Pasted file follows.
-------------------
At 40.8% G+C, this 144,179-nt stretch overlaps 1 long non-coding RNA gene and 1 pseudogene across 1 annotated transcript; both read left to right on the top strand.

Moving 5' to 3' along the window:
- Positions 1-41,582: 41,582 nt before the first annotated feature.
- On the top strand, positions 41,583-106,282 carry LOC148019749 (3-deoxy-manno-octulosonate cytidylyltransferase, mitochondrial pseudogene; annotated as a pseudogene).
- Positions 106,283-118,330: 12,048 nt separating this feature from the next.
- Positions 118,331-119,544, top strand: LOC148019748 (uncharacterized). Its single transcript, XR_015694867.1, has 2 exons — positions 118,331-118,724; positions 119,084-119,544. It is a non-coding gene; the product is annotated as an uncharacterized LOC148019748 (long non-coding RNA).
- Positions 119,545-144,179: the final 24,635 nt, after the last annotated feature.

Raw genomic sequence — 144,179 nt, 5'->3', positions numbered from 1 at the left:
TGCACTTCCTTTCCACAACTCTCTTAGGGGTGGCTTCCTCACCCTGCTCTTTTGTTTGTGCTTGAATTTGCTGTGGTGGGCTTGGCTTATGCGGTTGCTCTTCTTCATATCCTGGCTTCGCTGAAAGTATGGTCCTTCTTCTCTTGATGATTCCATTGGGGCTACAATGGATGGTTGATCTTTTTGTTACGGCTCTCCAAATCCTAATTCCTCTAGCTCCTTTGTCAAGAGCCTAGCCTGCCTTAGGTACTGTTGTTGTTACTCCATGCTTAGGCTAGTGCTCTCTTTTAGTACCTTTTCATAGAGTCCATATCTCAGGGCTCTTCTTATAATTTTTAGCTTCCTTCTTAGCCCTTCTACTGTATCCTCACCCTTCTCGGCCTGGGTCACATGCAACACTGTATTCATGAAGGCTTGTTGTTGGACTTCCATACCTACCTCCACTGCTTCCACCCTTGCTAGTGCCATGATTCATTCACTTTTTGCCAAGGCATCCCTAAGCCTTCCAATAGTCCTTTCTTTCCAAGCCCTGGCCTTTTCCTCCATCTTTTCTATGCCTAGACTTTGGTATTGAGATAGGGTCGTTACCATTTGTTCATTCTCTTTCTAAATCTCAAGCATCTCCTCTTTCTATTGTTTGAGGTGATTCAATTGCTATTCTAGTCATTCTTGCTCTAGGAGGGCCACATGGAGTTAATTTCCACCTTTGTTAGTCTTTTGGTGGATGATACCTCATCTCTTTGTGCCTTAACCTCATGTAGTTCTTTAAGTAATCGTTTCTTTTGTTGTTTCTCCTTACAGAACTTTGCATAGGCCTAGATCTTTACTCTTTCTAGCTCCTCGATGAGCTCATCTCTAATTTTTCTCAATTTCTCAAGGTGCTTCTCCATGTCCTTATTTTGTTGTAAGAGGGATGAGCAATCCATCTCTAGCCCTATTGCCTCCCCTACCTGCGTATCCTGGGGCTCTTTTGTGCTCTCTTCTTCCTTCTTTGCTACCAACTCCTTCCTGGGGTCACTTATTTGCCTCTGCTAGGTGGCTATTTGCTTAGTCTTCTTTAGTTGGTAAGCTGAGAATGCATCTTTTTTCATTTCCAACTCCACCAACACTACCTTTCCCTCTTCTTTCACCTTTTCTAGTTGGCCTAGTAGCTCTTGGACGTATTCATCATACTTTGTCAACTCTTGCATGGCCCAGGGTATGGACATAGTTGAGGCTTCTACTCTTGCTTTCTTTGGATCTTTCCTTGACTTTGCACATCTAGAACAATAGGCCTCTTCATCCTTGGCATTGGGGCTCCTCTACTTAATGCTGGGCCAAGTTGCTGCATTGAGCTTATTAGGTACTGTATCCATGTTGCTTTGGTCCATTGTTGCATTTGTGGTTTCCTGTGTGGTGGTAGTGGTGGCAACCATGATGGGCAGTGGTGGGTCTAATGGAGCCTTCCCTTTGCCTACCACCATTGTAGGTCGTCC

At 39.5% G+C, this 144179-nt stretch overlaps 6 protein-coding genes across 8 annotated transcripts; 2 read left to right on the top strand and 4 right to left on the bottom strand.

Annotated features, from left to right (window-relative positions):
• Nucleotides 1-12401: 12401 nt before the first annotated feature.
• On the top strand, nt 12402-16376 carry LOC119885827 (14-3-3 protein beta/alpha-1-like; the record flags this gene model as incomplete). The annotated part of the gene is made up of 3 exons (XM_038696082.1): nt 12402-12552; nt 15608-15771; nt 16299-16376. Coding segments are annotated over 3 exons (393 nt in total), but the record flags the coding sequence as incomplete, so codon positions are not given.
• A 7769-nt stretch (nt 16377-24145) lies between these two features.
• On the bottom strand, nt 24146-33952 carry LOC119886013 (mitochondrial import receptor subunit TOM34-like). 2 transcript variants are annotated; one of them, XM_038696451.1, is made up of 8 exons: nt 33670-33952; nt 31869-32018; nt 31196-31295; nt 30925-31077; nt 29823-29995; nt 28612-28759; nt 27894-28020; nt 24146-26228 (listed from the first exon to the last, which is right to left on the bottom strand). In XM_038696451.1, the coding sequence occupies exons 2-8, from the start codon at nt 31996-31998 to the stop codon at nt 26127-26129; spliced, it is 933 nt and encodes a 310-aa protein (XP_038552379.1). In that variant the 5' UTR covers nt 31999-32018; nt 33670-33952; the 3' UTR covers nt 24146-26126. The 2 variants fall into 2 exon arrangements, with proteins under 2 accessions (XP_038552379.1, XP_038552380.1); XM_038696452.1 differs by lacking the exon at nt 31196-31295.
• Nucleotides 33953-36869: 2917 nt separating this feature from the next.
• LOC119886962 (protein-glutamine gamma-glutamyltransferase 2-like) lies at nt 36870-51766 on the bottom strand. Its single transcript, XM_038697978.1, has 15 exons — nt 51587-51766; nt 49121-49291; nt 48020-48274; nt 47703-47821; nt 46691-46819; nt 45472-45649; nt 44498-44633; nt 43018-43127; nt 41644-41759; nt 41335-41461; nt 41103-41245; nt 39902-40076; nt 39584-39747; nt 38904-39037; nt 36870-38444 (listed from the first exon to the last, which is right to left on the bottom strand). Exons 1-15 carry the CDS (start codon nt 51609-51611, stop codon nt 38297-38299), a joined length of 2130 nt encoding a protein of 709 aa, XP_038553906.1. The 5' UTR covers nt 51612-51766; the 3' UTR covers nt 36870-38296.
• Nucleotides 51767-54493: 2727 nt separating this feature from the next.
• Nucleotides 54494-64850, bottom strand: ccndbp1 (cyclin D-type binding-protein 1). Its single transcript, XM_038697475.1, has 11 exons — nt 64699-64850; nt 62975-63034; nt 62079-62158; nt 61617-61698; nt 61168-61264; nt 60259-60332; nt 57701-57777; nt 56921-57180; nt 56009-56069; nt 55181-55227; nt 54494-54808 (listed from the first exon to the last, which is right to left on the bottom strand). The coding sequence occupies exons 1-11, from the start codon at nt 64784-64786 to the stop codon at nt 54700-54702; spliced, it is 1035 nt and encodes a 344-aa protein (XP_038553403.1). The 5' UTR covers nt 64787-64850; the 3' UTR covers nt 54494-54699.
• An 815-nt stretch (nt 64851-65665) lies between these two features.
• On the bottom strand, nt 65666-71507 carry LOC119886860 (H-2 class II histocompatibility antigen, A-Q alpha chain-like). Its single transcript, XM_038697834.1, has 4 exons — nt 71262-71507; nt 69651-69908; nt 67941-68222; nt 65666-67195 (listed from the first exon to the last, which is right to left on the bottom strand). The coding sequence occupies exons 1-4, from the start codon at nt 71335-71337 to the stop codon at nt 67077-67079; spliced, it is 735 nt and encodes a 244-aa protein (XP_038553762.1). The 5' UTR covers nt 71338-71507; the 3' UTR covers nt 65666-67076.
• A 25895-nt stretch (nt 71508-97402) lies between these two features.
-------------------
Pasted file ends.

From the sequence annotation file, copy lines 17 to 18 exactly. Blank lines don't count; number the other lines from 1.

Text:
• LOC119886962 (protein-glutamine gamma-glutamyltransferase 2-like) lies at nt 36870-51766 on the bottom strand. Its single transcript, XM_038697978.1, has 15 exons — nt 51587-51766; nt 49121-49291; nt 48020-48274; nt 47703-47821; nt 46691-46819; nt 45472-45649; nt 44498-44633; nt 43018-43127; nt 41644-41759; nt 41335-41461; nt 41103-41245; nt 39902-40076; nt 39584-39747; nt 38904-39037; nt 36870-38444 (listed from the first exon to the last, which is right to left on the bottom strand). Exons 1-15 carry the CDS (start codon nt 51609-51611, stop codon nt 38297-38299), a joined length of 2130 nt encoding a protein of 709 aa, XP_038553906.1. The 5' UTR covers nt 51612-51766; the 3' UTR covers nt 36870-38296.
• Nucleotides 51767-54493: 2727 nt separating this feature from the next.